The latest study carried out by the Malta Communications Authority looks into how consumption patterns utilising eCommerce are evolving, especially amidst turbulent times.
The research detected a 2% increase in internet usage in 2020, when compared to the previous survey in 2016. According to the study, 82% of internet users access the internet on their smartphones whilst 74% do so on their laptop or PC. Less than half of the internet users reach for a tablet to access the internet. This is a significant change from a few years back, when just 59% of internet users carried out internet-related activities on their smartphones. Nowadays, most consumers are constantly connected and use multiple devices interchangeably. An interesting trend seems to be emerging amongst those aged between 18 and 54, as these intensify their smartphone use in conducting internet banking and effecting payments. Novel mobile payment apps launched in recent years coupled with the onset of the pandemic, could very well be leveraging consumers’ adoption of digital payments.
Unquestionably, digital marketing is the most effective at driving traffic and ultimately conversions, with a sizeable chunk of digital buyers claiming to have completed a purchase following a digital sales prompt – 45% after viewing online ads, 26% following a post/ad on social media and 22% after receiving a promotional e-mail. Only 15% have followed-through an advert on traditional media (TV, newspaper or magazine) whilst 13% are not generally influenced by marketing tactics.
The allure of online marketplaces is surely not lost on consumers in Malta, with the vast majority of digital buyers mentioning at least one marketplace from where they regularly make their purchases. While consumers are most heavily influenced by price, digital buyers also value customer service and product variety, even if at a lesser extent. There is also a clear indication of increased confidence in online shopping, as only 6% of digital buyers claimed that the presence or lack thereof of security measures was one of the main factors affecting their online purchasing decisions.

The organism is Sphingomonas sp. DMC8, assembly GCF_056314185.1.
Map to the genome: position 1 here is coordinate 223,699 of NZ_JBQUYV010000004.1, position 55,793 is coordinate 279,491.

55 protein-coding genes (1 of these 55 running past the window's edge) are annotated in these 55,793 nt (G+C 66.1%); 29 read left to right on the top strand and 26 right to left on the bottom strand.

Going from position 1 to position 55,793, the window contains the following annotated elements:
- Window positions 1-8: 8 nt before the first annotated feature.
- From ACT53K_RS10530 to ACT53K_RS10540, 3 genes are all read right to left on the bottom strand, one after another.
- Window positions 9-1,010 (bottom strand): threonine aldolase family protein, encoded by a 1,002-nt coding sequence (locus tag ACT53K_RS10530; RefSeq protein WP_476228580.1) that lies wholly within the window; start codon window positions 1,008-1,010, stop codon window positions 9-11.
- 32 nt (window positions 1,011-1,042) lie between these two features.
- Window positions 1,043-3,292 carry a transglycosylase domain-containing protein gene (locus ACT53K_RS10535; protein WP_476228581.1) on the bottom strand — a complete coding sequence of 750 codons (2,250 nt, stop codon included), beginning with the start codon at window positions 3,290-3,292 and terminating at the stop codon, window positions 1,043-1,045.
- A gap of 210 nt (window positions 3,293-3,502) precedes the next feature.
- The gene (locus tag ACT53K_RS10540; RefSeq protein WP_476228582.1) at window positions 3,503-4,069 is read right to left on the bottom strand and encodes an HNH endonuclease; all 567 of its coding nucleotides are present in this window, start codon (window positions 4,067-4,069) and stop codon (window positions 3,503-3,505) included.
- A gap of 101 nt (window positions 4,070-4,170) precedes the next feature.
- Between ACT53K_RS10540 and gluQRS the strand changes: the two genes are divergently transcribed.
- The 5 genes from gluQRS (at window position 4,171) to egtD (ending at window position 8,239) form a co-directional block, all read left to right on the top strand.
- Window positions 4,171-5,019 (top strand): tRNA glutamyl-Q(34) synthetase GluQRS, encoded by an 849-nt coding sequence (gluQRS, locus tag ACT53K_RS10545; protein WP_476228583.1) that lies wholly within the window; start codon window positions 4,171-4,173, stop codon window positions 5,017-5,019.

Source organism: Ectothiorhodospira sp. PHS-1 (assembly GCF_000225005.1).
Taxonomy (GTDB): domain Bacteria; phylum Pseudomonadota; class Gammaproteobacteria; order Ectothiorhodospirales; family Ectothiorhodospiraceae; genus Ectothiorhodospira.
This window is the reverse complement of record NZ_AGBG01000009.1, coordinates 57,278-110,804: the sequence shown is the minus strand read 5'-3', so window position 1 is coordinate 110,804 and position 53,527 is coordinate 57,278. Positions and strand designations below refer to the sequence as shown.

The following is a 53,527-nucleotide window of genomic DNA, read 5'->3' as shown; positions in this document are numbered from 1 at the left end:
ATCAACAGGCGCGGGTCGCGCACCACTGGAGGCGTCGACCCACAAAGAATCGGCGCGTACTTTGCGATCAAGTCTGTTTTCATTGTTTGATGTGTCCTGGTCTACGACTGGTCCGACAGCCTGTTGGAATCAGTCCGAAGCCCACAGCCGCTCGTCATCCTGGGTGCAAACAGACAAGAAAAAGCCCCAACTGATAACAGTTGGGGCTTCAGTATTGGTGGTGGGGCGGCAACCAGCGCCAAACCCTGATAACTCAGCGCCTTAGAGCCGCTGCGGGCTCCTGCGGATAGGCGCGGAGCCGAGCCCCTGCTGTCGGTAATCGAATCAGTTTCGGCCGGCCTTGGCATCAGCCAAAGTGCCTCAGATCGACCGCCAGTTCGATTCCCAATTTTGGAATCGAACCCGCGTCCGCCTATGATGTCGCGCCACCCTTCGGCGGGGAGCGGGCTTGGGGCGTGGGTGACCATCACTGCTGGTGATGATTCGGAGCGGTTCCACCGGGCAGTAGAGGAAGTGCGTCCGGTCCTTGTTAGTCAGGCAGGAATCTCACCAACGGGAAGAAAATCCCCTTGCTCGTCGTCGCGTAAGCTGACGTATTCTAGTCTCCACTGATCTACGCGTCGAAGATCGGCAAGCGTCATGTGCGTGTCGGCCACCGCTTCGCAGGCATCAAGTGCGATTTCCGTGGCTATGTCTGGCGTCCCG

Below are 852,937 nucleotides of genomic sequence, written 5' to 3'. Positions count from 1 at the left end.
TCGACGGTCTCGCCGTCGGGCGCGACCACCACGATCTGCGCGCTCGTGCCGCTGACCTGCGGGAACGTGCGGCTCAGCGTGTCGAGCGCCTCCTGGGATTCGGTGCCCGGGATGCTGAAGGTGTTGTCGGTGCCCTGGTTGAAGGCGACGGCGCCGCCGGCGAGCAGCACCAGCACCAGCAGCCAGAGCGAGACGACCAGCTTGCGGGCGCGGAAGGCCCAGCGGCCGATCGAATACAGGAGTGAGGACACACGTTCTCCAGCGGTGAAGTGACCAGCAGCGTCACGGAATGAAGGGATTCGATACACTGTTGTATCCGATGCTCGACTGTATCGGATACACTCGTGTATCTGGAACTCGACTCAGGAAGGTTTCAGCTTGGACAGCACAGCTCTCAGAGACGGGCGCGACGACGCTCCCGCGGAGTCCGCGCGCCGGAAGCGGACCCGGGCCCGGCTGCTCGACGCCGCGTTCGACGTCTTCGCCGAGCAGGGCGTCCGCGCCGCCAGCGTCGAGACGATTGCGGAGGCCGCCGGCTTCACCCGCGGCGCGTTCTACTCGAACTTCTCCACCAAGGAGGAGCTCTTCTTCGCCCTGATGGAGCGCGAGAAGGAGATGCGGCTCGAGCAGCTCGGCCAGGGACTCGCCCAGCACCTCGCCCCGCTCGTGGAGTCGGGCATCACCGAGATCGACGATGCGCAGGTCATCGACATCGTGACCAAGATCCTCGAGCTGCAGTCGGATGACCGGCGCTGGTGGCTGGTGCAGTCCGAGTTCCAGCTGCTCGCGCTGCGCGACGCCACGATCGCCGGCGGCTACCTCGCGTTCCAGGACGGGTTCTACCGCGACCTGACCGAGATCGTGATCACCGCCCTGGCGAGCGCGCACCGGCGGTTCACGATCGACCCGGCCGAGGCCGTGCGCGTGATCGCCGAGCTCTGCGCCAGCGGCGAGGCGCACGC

Although online buying by the Maltese population is predominantly from sites abroad, the study highlights a clear predisposition towards buying from local websites. Over these last few years, a number of local eCommerce sites have sprouted on the internet, intently enticing the Maltese population into buying online. This increase in e-shops could be attributed to various factors, such as, the eCommerce Grant scheme rolled out in the last 3 years (financial assistance granted to business in establishing an eCommerce website), the COVID-19 pandemic, which forced both retailers and people into compulsory online transactions to stay safe during these times.
Remarkably, a sizeable 53% of digital buyers now also buy from online suppliers based in Malta – a notable improvement from previous surveys. During this last year, one out of every three digital buyers purchased their daily needs over the internet – an impressive growth for online grocery shopping which was still far behind non-food online shopping. It will be interesting to see whether (and to what extent) this behaviour will stick postCOVID. Meanwhile, 13% of digital buyers prefer to buy from local eCommerce sites whilst another 59% make no distinction between local and foreign sites. Slightly less than a third, prefer to purchase from foreign online shops.
As the pandemic led to restrictions being imposed, consumers, irrespective whether these are avid eCommerce users or prefer buying in-store, had to somewhat modify, their shopping habits – 27% of digital users reported to have increased their online shopping during COVID-19 and a mere 1 % claimed to have purchased online for the first time. Another 57% reported no changes in their digital shopping whilst 15% claimed to have decreased their online shopping.
Looking ahead, 15% of digital users foresee an increase in their online purchasing whilst 76% don’t envisage any changes in their online shopping behaviour. Only 9% and 1% respectively intend to decrease their eCommerce activity or stop completely.
On the other end of the spectrum, the eCommerce sceptics cite a number of reasons for not shopping online – 59% are not interested or motivated, 35% enjoy the physical store experience and 25% prefer to see and try on items before committing to a purchase, amongst others. The long-term effects of this pandemic on eCommerce are still to be seen.